They offered their trash to us happily, and we brought them home and let the shells sit in a mixture of bleach and water for a few hours, then scrubbed them to turn them into salt cellars and decorative objects. "Retailers throw out a lot of surplus items," she says, "it never hurts to ask."


Like just about anyone who's ever been to Costco: I wanted to buy every snack, serving piece, and cocktail mix I saw, but Alice Ann encouraged me to stick with our limited list for additional snacks and drinks (cheese and crackers, hummus, and one case of beer for non-wine drinkers). In her own words, "Simple elegance goes a long way with the right key details." Choose what you're doing and stick with it—if you have wine, cheese and crackers, and oysters, you don't need to keep adding to that to make it "nicer." Our cheese trays looked beautiful placed strategically around my house and patio, and were more than enough.


I rarely buy cut flowers, but they're one of my favorite things to splurge on when I have guests over since they make my home look so much more beautiful. On a limited party budget though, Alice Ann suggested we skip them. Instead, we purchased boxes of on-sale driftwood from Target and a bag of lemons, and relied on linens and our own candles as decoration. Alice Ann's advice is to, "Choose a few keys mediums and stick to them to create a mood (i.e., wood, marble, and oyster shells, as we did). Less is more."


Almost as soon as I decided to throw an oyster party, I realized I couldn't afford an oyster party. I wanted to be able to provide roughly ten oysters per guest, so I decided to purchase 300 oysters which—even at bulk prices—came to $450 for three bags of 100 oysters (at $150 a piece), including shipping. And that was before food and wine costs. To help absorb the cost and be able to throw the party, I suggested on the invitation that each guest Venmo me $15 just to cover the cost of the oysters (which you can see on the original invite below!). It initially felt weird charging my friends money for a party I was throwing, but I found that my friends were happy to pay—all things considered, $15 for ten oysters, plus food, wine, and a place to enjoy it all is pretty affordable for Saturday evening plans. As Alice Ann put it, "Don’t be afraid to charge friends for the food, especially if it's going to elevate the experience to have them contribute!"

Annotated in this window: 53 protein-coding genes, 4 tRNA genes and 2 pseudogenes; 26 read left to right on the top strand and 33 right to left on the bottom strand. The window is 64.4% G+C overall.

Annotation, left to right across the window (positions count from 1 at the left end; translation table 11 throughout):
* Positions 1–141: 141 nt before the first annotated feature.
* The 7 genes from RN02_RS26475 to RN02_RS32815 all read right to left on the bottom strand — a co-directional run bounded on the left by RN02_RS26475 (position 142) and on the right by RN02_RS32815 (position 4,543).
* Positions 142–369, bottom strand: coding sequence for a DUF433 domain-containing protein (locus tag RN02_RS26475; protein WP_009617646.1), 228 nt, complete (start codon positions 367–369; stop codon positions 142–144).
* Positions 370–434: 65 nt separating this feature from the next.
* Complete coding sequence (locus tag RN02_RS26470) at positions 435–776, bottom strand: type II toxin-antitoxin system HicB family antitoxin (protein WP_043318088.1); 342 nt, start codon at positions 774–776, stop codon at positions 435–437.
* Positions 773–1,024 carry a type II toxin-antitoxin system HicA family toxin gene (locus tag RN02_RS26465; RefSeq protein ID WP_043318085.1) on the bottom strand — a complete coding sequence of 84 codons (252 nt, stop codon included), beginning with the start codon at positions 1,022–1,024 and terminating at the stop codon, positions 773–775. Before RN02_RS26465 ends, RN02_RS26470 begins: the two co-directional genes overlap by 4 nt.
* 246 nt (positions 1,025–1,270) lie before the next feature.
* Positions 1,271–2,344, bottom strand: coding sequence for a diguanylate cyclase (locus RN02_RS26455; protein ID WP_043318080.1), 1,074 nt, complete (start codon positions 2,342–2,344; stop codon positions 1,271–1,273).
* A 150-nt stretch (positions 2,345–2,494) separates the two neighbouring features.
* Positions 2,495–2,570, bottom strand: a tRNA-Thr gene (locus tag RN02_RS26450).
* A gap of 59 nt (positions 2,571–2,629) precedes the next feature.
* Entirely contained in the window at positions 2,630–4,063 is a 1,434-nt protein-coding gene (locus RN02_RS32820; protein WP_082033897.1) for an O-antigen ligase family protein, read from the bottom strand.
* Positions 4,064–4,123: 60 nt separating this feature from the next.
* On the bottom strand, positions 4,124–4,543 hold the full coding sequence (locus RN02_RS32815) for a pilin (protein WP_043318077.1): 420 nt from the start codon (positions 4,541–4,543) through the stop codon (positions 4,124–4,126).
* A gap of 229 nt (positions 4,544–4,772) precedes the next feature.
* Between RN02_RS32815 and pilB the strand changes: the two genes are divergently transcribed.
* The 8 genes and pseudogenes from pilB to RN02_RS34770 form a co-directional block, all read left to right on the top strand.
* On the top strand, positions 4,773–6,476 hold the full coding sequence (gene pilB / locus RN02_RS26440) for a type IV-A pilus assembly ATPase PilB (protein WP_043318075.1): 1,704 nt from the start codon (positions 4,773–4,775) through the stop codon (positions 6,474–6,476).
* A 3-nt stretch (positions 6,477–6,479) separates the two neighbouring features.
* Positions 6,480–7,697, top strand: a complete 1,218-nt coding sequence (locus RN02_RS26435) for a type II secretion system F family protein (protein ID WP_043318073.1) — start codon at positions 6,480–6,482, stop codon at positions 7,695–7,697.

Just be sure to be up front and transparent about it. It was explained on the invite, and as soon as I received RSVPs, I sent out a Venmo charge to the person RSVPing with the text, "Hi! I'm Venmoing everyone now for the oyster and rosé party since I'll be ordering the oysters this week! As I mentioned on the invite, it's $15 per person since oysters are pricey! But don't worry, Jonah and I are handling the rosé :)" 

The actual invite I sent out

The actual invite I sent out


Unless you're throwing a baby shower or a wedding party, invitations are usually over-kill, but they help set the tone of the party. I quickly drafted my invitation in Photoshop, but you could just as easily make one in a word doc, then save it as a PDF or image to add to the email. It felt a little more classy than a casual text. As a bonus, having everyone's RSVPs over email, rather then in 30 different text chains, helped me keep track of them all! 


The more co-hosts you have, the more people there are to share the burden of the cost with you. Alice Ann and I were able to split the cost of the decorations, while my boyfriend and I split the cost of food. Dividing everything by 50% helps enormously—especially when you have 30 mini-bottles of rosé at the top of your list. If you can enlist a roommate, significant other, or friend, do!

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All photos in this post (with the exception of those on my e-vite) taken by Evangeline Lane. She specializes in Wedding Photography, and if you're in the L.A. area, I seriously can't recommend her (and her adorable rescue dog, Chichi) enough. You can follow her on Instagram here.

Keep an eye out on future collaborations between Evangeline and Alice Ann, which will be announced on the Darling Event Instagram